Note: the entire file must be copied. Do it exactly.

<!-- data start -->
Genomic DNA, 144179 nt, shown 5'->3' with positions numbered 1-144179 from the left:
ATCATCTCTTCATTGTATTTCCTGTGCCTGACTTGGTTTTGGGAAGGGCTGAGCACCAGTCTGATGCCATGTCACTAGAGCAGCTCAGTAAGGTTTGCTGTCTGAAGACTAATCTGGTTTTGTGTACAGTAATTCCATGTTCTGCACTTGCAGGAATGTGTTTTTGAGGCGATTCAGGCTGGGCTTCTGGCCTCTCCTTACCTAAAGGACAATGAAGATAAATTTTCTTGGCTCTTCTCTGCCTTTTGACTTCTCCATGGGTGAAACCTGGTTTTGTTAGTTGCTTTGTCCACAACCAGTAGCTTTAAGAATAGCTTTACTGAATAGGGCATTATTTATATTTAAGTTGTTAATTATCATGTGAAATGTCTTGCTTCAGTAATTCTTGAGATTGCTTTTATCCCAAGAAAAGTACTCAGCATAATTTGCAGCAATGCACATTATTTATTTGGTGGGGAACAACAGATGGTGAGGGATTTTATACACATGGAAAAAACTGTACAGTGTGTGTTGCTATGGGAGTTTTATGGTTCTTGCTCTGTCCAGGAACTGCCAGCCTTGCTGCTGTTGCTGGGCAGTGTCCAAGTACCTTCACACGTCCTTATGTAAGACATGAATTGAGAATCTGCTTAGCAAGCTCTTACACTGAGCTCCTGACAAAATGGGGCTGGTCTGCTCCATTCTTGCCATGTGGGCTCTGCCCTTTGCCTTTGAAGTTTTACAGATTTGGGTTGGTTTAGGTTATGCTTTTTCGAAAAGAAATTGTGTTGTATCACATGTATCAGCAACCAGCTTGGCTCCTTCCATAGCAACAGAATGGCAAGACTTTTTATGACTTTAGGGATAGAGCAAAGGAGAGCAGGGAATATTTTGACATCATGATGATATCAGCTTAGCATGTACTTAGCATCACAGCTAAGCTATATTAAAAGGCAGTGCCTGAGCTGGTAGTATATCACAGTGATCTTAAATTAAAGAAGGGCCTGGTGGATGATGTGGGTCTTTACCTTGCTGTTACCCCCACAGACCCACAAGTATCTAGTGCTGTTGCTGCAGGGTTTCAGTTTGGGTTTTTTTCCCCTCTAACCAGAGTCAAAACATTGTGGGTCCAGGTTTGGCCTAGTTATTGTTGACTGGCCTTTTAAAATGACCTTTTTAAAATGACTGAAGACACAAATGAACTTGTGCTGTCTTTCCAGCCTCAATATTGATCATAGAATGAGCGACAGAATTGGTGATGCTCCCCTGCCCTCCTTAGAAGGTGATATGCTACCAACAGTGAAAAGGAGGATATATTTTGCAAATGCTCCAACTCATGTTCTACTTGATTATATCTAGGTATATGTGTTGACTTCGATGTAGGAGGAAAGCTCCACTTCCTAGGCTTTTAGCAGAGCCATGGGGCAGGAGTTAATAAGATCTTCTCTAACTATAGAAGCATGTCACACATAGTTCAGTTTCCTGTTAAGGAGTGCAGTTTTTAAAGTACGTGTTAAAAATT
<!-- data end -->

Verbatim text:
Genomic DNA, 144179 nt, shown 5'->3' with positions numbered 1-144179 from the left:
ATCATCTCTTCATTGTATTTCCTGTGCCTGACTTGGTTTTGGGAAGGGCTGAGCACCAGTCTGATGCCATGTCACTAGAGCAGCTCAGTAAGGTTTGCTGTCTGAAGACTAATCTGGTTTTGTGTACAGTAATTCCATGTTCTGCACTTGCAGGAATGTGTTTTTGAGGCGATTCAGGCTGGGCTTCTGGCCTCTCCTTACCTAAAGGACAATGAAGATAAATTTTCTTGGCTCTTCTCTGCCTTTTGACTTCTCCATGGGTGAAACCTGGTTTTGTTAGTTGCTTTGTCCACAACCAGTAGCTTTAAGAATAGCTTTACTGAATAGGGCATTATTTATATTTAAGTTGTTAATTATCATGTGAAATGTCTTGCTTCAGTAATTCTTGAGATTGCTTTTATCCCAAGAAAAGTACTCAGCATAATTTGCAGCAATGCACATTATTTATTTGGTGGGGAACAACAGATGGTGAGGGATTTTATACACATGGAAAAAACTGTACAGTGTGTGTTGCTATGGGAGTTTTATGGTTCTTGCTCTGTCCAGGAACTGCCAGCCTTGCTGCTGTTGCTGGGCAGTGTCCAAGTACCTTCACACGTCCTTATGTAAGACATGAATTGAGAATCTGCTTAGCAAGCTCTTACACTGAGCTCCTGACAAAATGGGGCTGGTCTGCTCCATTCTTGCCATGTGGGCTCTGCCCTTTGCCTTTGAAGTTTTACAGATTTGGGTTGGTTTAGGTTATGCTTTTTCGAAAAGAAATTGTGTTGTATCACATGTATCAGCAACCAGCTTGGCTCCTTCCATAGCAACAGAATGGCAAGACTTTTTATGACTTTAGGGATAGAGCAAAGGAGAGCAGGGAATATTTTGACATCATGATGATATCAGCTTAGCATGTACTTAGCATCACAGCTAAGCTATATTAAAAGGCAGTGCCTGAGCTGGTAGTATATCACAGTGATCTTAAATTAAAGAAGGGCCTGGTGGATGATGTGGGTCTTTACCTTGCTGTTACCCCCACAGACCCACAAGTATCTAGTGCTGTTGCTGCAGGGTTTCAGTTTGGGTTTTTTTCCCCTCTAACCAGAGTCAAAACATTGTGGGTCCAGGTTTGGCCTAGTTATTGTTGACTGGCCTTTTAAAATGACCTTTTTAAAATGACTGAAGACACAAATGAACTTGTGCTGTCTTTCCAGCCTCAATATTGATCATAGAATGAGCGACAGAATTGGTGATGCTCCCCTGCCCTCCTTAGAAGGTGATATGCTACCAACAGTGAAAAGGAGGATATATTTTGCAAATGCTCCAACTCATGTTCTACTTGATTATATCTAGGTATATGTGTTGACTTCGATGTAGGAGGAAAGCTCCACTTCCTAGGCTTTTAGCAGAGCCATGGGGCAGGAGTTAATAAGATCTTCTCTAACTATAGAAGCATGTCACACATAGTTCAGTTTCCTGTTAAGGAGTGCAGTTTTTAAAGTACGTGTTAAAAATT